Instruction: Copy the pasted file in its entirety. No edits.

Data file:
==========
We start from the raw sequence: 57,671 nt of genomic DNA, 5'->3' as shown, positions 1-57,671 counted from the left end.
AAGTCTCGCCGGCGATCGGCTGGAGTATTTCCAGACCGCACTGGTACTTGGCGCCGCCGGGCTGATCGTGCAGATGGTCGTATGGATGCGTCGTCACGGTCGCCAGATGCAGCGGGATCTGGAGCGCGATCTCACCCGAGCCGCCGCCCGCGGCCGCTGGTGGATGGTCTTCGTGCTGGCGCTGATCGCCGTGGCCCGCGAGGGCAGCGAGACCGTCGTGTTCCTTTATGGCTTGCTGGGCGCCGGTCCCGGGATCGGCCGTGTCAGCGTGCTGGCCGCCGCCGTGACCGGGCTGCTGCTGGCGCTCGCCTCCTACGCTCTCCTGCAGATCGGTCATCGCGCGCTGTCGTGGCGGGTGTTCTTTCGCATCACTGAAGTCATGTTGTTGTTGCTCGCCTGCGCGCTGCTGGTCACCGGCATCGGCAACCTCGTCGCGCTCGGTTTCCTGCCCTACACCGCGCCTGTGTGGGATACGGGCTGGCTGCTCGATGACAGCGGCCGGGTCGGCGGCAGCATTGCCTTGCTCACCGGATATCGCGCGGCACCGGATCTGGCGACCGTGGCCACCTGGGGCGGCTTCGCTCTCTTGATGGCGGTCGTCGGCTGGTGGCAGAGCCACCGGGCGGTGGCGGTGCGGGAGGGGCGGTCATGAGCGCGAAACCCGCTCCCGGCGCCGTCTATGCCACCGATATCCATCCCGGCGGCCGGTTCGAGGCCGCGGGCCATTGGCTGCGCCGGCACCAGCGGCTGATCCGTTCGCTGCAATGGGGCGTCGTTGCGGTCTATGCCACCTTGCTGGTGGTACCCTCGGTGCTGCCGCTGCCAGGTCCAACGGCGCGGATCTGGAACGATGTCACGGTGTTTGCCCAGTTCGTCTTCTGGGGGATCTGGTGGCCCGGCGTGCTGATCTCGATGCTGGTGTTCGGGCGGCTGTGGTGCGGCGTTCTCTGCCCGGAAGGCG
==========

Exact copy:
We start from the raw sequence: 57,671 nt of genomic DNA, 5'->3' as shown, positions 1-57,671 counted from the left end.
AAGTCTCGCCGGCGATCGGCTGGAGTATTTCCAGACCGCACTGGTACTTGGCGCCGCCGGGCTGATCGTGCAGATGGTCGTATGGATGCGTCGTCACGGTCGCCAGATGCAGCGGGATCTGGAGCGCGATCTCACCCGAGCCGCCGCCCGCGGCCGCTGGTGGATGGTCTTCGTGCTGGCGCTGATCGCCGTGGCCCGCGAGGGCAGCGAGACCGTCGTGTTCCTTTATGGCTTGCTGGGCGCCGGTCCCGGGATCGGCCGTGTCAGCGTGCTGGCCGCCGCCGTGACCGGGCTGCTGCTGGCGCTCGCCTCCTACGCTCTCCTGCAGATCGGTCATCGCGCGCTGTCGTGGCGGGTGTTCTTTCGCATCACTGAAGTCATGTTGTTGTTGCTCGCCTGCGCGCTGCTGGTCACCGGCATCGGCAACCTCGTCGCGCTCGGTTTCCTGCCCTACACCGCGCCTGTGTGGGATACGGGCTGGCTGCTCGATGACAGCGGCCGGGTCGGCGGCAGCATTGCCTTGCTCACCGGATATCGCGCGGCACCGGATCTGGCGACCGTGGCCACCTGGGGCGGCTTCGCTCTCTTGATGGCGGTCGTCGGCTGGTGGCAGAGCCACCGGGCGGTGGCGGTGCGGGAGGGGCGGTCATGAGCGCGAAACCCGCTCCCGGCGCCGTCTATGCCACCGATATCCATCCCGGCGGCCGGTTCGAGGCCGCGGGCCATTGGCTGCGCCGGCACCAGCGGCTGATCCGTTCGCTGCAATGGGGCGTCGTTGCGGTCTATGCCACCTTGCTGGTGGTACCCTCGGTGCTGCCGCTGCCAGGTCCAACGGCGCGGATCTGGAACGATGTCACGGTGTTTGCCCAGTTCGTCTTCTGGGGGATCTGGTGGCCCGGCGTGCTGATCTCGATGCTGGTGTTCGGGCGGCTGTGGTGCGGCGTTCTCTGCCCGGAAGGCG